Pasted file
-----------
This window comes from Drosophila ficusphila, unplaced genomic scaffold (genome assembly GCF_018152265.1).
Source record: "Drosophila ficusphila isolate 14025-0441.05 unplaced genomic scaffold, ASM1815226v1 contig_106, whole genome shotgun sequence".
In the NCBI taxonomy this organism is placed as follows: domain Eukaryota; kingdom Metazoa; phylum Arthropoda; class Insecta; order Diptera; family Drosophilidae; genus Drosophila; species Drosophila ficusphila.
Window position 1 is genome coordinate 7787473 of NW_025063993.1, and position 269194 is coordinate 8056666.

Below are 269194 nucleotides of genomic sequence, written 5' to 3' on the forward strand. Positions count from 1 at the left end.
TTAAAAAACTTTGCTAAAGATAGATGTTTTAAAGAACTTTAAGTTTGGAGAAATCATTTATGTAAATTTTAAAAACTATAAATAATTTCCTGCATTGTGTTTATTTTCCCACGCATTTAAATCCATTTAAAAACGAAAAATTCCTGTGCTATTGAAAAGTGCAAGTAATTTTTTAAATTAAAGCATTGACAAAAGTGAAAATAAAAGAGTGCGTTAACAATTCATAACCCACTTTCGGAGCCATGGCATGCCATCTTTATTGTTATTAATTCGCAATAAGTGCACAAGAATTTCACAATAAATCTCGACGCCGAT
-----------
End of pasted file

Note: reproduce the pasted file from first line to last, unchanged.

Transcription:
This window comes from Drosophila ficusphila, unplaced genomic scaffold (genome assembly GCF_018152265.1).
Source record: "Drosophila ficusphila isolate 14025-0441.05 unplaced genomic scaffold, ASM1815226v1 contig_106, whole genome shotgun sequence".
In the NCBI taxonomy this organism is placed as follows: domain Eukaryota; kingdom Metazoa; phylum Arthropoda; class Insecta; order Diptera; family Drosophilidae; genus Drosophila; species Drosophila ficusphila.
Window position 1 is genome coordinate 7787473 of NW_025063993.1, and position 269194 is coordinate 8056666.

Below are 269194 nucleotides of genomic sequence, written 5' to 3' on the forward strand. Positions count from 1 at the left end.
TTAAAAAACTTTGCTAAAGATAGATGTTTTAAAGAACTTTAAGTTTGGAGAAATCATTTATGTAAATTTTAAAAACTATAAATAATTTCCTGCATTGTGTTTATTTTCCCACGCATTTAAATCCATTTAAAAACGAAAAATTCCTGTGCTATTGAAAAGTGCAAGTAATTTTTTAAATTAAAGCATTGACAAAAGTGAAAATAAAAGAGTGCGTTAACAATTCATAACCCACTTTCGGAGCCATGGCATGCCATCTTTATTGTTATTAATTCGCAATAAGTGCACAAGAATTTCACAATAAATCTCGACGCCGAT